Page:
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There never has been such a waste of talent as on the debut of California death metal act Decrepit Birth. Recorded as a trio at the band’s home studio in Santa Cruz and including studio drumming by the noted Tim Yeung (who cut his teeth with studio work for Hate Eternal and Aurora Borealis) “…And Time Begins” merely scratched the surface of what founder/guitarist Matt Sotelo would later present. Bill Robinson is an unremarkable vocalist in every meaning of the word, and a record as redundant as  “…And Time Begins” does not help his case at all. The performance of bass guitarist Derek Boyer on this record would be instrumental in him being hired by reformed New York death metal stalwarts Suffocation. While far from terrible, the first Decrepit Birth record is one of squandered opportunities, and a waste of the talented cast involved in its creation. This record should have been much better than it is. This shouldn’t have been another soulless and unnecessary Deeds Of Flesh knockoff. Sadly, it is just that and nothing more.

entrevistadecrepitbirth01It’s hard to tell any of these songs apart, except for signature song ‘Shroud Of Impurity’ which either sounds like “Inbreeding the Anthropophagi” Deeds Of Flesh or “Conquering the Throne” Hate Eternal at various points. ‘Concepting the Era’ sounds slightly more diverse in terms of pacing and structure compared to the rest of the songs. That the band refuses to play any leads/solos is, of course, detrimental to these songs as they would have been much more easily to recollect with an identifier, or two. One but last track ‘Of Genocide’ is different from the rest of the album. It is much slower and sounds a lot like “Blessed Are the Sick” Morbid Angel instead of the rampant Suffocation and Deeds Of Flesh worship on display on the remainder of the album. The similarities with Deeds Of Flesh track ‘A Violent God’ are readily apparent. This is about any and all subtlety you’ll encounter on this particular outing. The title track is a 9 minute exercise that is far better and more ambitious than a good number of these other songs combined. Why the rest of the album wasn’t written in this manner is a question for the ages. For the most part in its quest for brutality Decrepit Birth forgot to write songs.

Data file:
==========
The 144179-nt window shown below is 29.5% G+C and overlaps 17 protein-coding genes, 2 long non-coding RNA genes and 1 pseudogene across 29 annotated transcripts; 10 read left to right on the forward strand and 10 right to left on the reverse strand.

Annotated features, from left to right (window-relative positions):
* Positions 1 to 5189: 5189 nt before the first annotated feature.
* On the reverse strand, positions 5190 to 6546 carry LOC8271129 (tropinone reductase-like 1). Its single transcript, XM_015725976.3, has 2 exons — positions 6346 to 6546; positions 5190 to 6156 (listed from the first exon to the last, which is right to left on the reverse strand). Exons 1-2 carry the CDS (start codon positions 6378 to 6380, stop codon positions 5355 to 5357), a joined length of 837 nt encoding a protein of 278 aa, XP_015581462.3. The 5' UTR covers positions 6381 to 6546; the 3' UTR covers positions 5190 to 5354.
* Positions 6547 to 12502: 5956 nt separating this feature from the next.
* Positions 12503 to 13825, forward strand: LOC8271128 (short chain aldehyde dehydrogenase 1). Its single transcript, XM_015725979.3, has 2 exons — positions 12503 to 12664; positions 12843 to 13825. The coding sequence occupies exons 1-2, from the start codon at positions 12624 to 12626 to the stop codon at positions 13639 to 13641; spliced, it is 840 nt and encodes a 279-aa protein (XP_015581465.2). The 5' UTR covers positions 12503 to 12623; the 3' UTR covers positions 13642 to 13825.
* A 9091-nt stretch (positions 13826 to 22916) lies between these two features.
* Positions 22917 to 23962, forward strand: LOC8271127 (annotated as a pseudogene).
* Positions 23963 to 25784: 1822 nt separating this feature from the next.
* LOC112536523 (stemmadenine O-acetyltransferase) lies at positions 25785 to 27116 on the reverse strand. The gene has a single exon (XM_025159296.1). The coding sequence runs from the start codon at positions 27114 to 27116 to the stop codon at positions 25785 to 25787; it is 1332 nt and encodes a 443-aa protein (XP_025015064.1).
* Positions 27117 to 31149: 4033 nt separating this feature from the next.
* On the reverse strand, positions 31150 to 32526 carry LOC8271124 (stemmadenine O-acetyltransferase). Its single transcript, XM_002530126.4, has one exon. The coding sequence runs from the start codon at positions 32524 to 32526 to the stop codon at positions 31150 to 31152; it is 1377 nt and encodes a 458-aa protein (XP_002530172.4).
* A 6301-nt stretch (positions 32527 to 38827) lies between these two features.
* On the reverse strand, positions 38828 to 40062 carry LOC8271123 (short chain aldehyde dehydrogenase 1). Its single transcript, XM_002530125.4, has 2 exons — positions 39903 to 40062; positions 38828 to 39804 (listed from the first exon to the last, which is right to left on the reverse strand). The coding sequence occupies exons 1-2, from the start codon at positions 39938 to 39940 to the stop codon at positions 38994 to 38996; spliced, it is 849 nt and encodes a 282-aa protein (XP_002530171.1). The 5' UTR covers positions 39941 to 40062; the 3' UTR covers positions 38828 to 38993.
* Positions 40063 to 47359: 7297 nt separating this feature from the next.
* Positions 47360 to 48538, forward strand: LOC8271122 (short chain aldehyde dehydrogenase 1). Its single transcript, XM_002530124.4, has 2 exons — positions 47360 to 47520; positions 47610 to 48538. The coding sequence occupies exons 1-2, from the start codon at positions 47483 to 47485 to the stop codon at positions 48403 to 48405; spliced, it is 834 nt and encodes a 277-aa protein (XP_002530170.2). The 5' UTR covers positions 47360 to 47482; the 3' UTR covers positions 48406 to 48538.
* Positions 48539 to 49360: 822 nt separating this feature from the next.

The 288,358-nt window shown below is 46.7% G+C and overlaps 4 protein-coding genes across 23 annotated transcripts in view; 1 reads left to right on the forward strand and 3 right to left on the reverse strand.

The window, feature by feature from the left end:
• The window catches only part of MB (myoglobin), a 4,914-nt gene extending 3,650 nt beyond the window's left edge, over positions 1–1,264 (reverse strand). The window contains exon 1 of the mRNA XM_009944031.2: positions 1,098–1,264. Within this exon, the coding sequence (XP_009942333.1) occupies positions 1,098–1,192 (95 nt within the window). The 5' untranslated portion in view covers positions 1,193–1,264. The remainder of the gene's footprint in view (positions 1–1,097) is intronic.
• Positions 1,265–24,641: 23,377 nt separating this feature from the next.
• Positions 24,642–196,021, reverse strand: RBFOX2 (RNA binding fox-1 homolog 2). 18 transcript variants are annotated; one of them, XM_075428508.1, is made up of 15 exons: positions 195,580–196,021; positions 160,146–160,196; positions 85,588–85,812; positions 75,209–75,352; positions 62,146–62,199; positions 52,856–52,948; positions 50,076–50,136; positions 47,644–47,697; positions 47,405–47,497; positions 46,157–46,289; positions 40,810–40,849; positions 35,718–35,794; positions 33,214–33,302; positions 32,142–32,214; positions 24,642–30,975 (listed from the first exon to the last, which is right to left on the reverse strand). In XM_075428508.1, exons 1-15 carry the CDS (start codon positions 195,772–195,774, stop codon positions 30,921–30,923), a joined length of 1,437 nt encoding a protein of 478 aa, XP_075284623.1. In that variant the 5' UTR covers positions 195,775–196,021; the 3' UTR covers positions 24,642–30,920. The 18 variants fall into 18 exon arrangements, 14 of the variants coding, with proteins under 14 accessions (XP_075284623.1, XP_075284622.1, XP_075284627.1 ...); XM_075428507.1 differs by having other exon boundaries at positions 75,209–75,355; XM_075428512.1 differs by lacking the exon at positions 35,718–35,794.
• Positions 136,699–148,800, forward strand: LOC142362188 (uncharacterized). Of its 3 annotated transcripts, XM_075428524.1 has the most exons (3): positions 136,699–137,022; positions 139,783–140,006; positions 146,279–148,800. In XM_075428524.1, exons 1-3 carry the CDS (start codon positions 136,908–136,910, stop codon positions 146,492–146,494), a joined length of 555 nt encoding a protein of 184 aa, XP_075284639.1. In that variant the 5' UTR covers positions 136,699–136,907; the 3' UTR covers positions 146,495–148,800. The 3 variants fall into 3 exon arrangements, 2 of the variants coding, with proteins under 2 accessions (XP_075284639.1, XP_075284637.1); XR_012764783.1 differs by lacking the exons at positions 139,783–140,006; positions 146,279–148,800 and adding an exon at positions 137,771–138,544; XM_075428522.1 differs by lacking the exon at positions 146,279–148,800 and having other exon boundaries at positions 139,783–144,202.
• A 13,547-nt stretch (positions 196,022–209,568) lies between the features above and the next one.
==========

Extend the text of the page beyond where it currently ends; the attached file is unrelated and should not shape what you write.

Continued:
Bill Robinson tries his best to sound like Disgorge vocalist Matti Way. There are a couple of instances where his grunts are overlaid with screams, but its usage isn’t as prominent with this band as with Deeds Of Flesh (a band that lifted that aspect themselves from Deicide). Thankfully, Robinson enunciates far better than the eternally indecipherable Way. In terms of power Robinson is similar to Fleshgrind frontman Rich Lipscomb. The bass guitar can thankfully be heard on “…And Time Begins” with Derek Boyer providing some fine licks to go with the limited material. There are bass breaks in ‘Prelude To the Apocalypse’ and ‘Condemned to Nothingness’, but their appearance is too brief to be of any real merit. While the bass guitar itself is thick and oozing its clinical modern production eschews the instrument’s bottom end heaviness for a lighter tone. Perhaps the band would have benefited from a heavier tone similar to Cannibal Corpse fixture Alex Webster, or even Jan-Chris de Koeijer’s concrete tone on Gorefest’s third album “Erase”.